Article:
I promised pictures of cats, and I suppose I should deliver.
My wife and I are fairly recent cat owners. My wife had been talking for a while about wanting to get a cat. Eventually, she just up and said that she would like one. We talked about it, and decided that we would adopt a cat that’s about two years old — not a kitten, but also not a senior cat. I have never had large pets before, and she didn’t want my first experience as a pet owner to be either a rambunctious, crazy kitten or a cat with end-of-life issues.
So, anyway, we got two cats: one senior cat, and one kitten.
Gilligan is ten years old, and he has settled well into his role as resident old man cat. His hobbies include napping, roaming the house looking for food, and he’s a gold medalist in the amateur circuit of competitive flumping.
We didn’t name him Gilligan; that’s the name he had at the rescue we adopted him from. We figured if he’d had it for ten years, he should probably keep it. We mostly call him Gillie, though my wife and I disagree on how it should be spelled (she writes it ‘Gilly’).
Gillie generally carries an aura of faint disapproval about him, except when he’s getting cuddles or scritches. He has an endearing trait of meowing until either I or my wife sit down, then climbing up to lie on the torso of whomever sat down and nestling in, purring contentedly and sometimes making biscuits. He will generally cuddle as long as he wants to and no longer, though at various times one or the other of us has fallen asleep in mid cuddle, and he seems relatively content to just hang out (unless there’s the prospect of food, at which point he will depart with the quickness and we’re on our own).
Gillie is in general quite a chill cat. With both of us working from home at the moment, he’s quite spoiled for choice. I find he often hangs out downstairs with my wife, probably because that’s closer to the food, but at least a couple times a week he’s up with me in the office. There’s only one thing that can get him really riled up, and that’s:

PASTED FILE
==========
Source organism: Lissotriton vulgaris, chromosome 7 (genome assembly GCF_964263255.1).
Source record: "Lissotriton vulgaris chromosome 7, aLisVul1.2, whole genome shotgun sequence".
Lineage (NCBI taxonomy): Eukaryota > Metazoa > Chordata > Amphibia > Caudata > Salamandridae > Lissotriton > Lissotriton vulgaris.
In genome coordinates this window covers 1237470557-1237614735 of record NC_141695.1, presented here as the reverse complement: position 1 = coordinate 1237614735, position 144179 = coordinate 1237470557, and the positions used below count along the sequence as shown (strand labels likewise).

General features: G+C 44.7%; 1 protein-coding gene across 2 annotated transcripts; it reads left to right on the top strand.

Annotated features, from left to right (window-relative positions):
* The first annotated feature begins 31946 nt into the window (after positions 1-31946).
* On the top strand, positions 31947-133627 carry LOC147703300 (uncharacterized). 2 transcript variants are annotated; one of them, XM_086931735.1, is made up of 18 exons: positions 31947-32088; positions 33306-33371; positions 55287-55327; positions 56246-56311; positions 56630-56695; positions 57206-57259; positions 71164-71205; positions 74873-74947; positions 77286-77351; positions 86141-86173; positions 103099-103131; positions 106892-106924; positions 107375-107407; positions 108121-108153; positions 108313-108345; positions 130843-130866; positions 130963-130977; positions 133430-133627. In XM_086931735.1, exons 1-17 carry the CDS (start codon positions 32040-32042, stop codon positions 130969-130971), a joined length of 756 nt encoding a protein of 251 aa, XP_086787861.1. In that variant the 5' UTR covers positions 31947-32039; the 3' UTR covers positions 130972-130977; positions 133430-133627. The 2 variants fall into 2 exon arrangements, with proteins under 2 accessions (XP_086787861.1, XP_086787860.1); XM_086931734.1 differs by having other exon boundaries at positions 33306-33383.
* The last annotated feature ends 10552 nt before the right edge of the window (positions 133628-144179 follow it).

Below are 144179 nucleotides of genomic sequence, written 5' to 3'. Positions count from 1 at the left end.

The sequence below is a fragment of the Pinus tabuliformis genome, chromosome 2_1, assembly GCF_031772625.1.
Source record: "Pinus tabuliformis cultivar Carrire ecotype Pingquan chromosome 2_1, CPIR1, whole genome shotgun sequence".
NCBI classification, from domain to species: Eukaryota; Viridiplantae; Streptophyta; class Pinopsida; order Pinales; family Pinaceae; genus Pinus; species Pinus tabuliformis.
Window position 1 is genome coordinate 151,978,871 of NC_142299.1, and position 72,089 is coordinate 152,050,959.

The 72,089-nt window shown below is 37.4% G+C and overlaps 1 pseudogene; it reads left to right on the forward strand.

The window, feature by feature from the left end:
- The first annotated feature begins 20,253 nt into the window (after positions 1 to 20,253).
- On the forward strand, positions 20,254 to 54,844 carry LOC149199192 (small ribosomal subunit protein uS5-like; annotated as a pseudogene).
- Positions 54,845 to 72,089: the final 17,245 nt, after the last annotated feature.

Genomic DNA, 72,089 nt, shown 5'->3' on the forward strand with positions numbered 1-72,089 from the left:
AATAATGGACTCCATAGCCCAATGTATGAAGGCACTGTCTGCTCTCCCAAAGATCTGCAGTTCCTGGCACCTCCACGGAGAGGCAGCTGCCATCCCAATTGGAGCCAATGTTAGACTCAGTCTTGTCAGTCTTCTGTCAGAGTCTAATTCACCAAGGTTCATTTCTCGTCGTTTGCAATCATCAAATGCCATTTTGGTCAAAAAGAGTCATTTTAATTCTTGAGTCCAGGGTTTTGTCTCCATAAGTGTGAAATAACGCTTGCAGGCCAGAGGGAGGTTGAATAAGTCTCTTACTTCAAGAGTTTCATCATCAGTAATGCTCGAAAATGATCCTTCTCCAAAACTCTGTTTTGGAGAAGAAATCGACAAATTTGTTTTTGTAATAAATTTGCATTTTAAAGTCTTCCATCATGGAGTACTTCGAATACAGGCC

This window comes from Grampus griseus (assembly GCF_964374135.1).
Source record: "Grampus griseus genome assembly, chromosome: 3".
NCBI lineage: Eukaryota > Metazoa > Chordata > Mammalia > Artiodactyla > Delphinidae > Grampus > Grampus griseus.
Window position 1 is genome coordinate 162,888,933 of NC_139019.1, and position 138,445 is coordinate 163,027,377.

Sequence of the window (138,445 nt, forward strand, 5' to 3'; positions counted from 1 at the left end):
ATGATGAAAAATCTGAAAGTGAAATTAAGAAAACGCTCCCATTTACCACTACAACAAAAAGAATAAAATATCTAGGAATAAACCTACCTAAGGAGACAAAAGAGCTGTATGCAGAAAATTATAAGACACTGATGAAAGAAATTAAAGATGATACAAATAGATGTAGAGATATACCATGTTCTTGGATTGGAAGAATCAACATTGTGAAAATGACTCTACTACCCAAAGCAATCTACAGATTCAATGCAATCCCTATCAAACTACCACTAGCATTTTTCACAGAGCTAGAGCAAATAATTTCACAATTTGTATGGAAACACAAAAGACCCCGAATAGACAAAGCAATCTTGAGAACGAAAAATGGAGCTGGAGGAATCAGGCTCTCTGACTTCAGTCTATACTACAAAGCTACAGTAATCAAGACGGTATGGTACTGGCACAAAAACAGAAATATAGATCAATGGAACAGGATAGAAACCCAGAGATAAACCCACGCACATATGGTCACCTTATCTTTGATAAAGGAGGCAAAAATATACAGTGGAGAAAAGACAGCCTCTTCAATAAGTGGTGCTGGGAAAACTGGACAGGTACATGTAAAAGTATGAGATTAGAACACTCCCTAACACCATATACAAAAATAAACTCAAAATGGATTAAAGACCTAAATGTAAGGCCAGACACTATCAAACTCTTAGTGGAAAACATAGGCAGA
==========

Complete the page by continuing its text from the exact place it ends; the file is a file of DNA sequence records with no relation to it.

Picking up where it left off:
Kiwi’s name when we adopted her was Delilah (or Dalilah; they were very inconsistent on spelling). We didn’t particularly care for either spelling, and my wife suggested Kiwi because when she curls up she looks like a little kiwi. When I asked “bird or fruit?” she replied “yes”, so that clears that up.
Kiwi is our kitten, at nine months old, and she is an absolute bundle of energy. Most of my photos of her are very blurry, and that’s only slight commentary on my photography skills.
When we first got her, Kiwi was extremely skittish. She spent basically the first three days in our house under the couch. It’s hard to imagine that now, given how she boldly tears through the house like a furry rally driver, but that skittish nature still comes out from time to time and when she’s feeling overwhelmed or intimidated she’ll still retreat under one of our pieces of furniture for a short break. This is usually due to us vacuuming, a habit that neither of the cats are fond of.
Kiwi has aspirations of being a lap cat, but she has two challenges: first, she’s incapable of sitting still for more than a few seconds; and second, she’s so tiny that she tends to slide off whatever lap she’s on whenever she does wiggle around, which as previously mentioned is constantly.
She has an amazing purr that she turns on very easily, which is a quite endearing trait. She hasn’t quite figured out how to meow though. She can chirp and coo and peep with the best of them, making me wonder if she’s actually part bird, but her meows sound like she’s crying even when she’s happy. She also will sometimes make a little chirp and then take off at nearly three quarters of the speed of light. I assume she’s so young because she’s undergoing relativistic time dilation most of the time.
These are our two cats. There will be many stories about them, so I’ve already preemptively entitled this post “Part 1.”